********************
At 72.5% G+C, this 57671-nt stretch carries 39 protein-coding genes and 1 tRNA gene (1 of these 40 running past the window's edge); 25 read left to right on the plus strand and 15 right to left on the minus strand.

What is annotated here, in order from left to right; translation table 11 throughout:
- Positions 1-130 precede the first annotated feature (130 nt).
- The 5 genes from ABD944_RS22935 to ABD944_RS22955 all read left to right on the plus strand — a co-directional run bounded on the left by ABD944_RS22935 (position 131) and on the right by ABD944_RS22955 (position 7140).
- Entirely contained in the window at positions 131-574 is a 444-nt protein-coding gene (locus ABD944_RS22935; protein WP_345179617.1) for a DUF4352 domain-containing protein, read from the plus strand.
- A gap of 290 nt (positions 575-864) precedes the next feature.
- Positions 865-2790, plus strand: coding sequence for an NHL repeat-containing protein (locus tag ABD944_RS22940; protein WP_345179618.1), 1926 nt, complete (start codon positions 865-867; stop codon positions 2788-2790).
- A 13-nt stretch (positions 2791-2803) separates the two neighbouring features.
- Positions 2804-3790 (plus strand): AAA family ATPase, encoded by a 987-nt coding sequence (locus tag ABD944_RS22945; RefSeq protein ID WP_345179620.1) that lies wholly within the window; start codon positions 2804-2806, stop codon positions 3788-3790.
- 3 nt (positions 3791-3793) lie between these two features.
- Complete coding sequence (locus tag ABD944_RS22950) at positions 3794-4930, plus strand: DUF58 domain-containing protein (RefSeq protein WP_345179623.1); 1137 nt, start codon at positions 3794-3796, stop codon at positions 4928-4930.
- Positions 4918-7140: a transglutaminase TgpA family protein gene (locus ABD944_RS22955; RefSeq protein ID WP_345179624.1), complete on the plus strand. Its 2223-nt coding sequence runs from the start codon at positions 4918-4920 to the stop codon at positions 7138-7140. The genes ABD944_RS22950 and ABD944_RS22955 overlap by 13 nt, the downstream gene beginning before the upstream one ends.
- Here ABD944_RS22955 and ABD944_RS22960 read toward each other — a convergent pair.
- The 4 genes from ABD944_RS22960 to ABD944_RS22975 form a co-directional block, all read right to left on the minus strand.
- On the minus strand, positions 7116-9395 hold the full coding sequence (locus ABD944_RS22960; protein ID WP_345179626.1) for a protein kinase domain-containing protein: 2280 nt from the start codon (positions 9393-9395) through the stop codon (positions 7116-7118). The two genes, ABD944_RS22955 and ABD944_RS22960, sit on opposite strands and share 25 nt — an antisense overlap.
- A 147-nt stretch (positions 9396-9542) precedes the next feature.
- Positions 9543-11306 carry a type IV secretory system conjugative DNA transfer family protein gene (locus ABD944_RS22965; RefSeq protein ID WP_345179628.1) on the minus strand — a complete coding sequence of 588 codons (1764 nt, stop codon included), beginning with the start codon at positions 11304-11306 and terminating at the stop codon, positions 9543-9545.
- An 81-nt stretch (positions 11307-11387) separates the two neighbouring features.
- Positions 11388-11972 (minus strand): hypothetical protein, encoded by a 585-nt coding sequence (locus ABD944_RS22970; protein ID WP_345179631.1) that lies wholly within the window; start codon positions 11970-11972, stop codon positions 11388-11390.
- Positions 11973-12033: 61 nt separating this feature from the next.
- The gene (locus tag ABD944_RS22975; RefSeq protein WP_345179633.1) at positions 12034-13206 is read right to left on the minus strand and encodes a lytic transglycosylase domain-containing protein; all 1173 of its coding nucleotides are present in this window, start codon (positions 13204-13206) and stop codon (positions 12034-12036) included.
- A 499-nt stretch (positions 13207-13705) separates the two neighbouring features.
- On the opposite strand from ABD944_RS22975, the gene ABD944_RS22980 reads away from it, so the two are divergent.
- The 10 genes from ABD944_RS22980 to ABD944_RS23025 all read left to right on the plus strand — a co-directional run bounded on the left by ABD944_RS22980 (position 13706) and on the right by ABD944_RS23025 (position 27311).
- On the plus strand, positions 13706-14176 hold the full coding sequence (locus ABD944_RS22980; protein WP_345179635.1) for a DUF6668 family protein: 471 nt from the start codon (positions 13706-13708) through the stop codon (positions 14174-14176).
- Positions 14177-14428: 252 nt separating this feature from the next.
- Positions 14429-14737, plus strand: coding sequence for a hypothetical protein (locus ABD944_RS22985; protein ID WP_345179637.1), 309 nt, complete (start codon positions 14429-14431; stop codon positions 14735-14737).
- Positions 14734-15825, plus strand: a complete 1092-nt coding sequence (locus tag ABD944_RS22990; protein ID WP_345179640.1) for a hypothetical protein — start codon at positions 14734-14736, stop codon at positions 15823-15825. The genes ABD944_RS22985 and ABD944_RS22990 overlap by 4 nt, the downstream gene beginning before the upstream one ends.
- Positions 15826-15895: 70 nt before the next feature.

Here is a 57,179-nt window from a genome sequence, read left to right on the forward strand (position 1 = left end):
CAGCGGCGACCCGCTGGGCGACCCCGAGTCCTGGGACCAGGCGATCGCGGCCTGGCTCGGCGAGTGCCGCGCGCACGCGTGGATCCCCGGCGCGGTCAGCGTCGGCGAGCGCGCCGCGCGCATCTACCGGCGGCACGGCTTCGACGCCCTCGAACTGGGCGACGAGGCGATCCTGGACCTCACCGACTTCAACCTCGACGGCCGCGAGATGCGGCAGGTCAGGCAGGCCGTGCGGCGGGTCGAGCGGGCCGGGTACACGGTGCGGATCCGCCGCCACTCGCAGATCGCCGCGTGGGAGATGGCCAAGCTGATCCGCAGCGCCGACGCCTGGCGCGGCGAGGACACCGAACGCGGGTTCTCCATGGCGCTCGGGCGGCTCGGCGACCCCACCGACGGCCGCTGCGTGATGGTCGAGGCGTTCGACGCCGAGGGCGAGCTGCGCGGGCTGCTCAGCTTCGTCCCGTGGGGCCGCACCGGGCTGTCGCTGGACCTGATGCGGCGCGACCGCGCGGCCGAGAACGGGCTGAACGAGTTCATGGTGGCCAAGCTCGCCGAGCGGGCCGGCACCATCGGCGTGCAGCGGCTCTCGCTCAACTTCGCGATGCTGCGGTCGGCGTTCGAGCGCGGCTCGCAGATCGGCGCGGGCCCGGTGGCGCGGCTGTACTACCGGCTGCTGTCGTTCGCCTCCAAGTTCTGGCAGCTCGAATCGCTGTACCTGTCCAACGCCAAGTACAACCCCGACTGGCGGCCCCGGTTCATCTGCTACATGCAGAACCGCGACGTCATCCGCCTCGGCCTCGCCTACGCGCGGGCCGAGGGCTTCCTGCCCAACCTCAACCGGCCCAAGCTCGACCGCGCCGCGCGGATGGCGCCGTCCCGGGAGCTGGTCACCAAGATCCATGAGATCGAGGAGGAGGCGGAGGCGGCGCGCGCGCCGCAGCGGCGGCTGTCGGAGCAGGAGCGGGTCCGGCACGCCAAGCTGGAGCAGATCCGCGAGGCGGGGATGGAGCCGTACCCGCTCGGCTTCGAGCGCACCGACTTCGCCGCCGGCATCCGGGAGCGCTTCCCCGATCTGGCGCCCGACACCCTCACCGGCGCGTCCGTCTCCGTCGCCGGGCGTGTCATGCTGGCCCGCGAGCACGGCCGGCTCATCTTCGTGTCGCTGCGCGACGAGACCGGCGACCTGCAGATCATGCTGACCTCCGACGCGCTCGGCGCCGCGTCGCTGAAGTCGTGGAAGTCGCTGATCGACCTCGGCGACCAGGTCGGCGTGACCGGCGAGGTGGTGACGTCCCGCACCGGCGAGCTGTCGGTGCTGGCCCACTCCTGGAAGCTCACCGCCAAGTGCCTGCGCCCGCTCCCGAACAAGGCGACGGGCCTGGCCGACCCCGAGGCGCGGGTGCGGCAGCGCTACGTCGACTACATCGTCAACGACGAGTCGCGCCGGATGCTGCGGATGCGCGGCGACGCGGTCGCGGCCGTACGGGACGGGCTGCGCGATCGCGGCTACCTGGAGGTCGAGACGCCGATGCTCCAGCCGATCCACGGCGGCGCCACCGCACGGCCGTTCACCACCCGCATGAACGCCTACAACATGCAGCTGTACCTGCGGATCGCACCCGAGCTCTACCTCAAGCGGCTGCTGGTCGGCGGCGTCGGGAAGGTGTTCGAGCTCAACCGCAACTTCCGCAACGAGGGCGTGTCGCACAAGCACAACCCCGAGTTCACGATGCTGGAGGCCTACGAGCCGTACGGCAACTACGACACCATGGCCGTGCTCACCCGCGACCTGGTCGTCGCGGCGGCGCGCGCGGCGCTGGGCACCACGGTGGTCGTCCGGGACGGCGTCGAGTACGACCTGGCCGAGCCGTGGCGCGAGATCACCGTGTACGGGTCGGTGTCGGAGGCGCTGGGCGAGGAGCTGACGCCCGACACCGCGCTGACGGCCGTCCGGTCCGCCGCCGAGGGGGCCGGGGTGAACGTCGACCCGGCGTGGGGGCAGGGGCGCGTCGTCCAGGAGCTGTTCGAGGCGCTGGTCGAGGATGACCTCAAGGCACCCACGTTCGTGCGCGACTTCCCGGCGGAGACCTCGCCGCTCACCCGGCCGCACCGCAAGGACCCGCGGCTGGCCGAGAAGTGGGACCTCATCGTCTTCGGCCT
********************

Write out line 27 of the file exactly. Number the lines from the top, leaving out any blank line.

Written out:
- Positions 14429-14737, plus strand: coding sequence for a hypothetical protein (locus ABD944_RS22985; protein ID WP_345179637.1), 309 nt, complete (start codon positions 14429-14431; stop codon positions 14735-14737).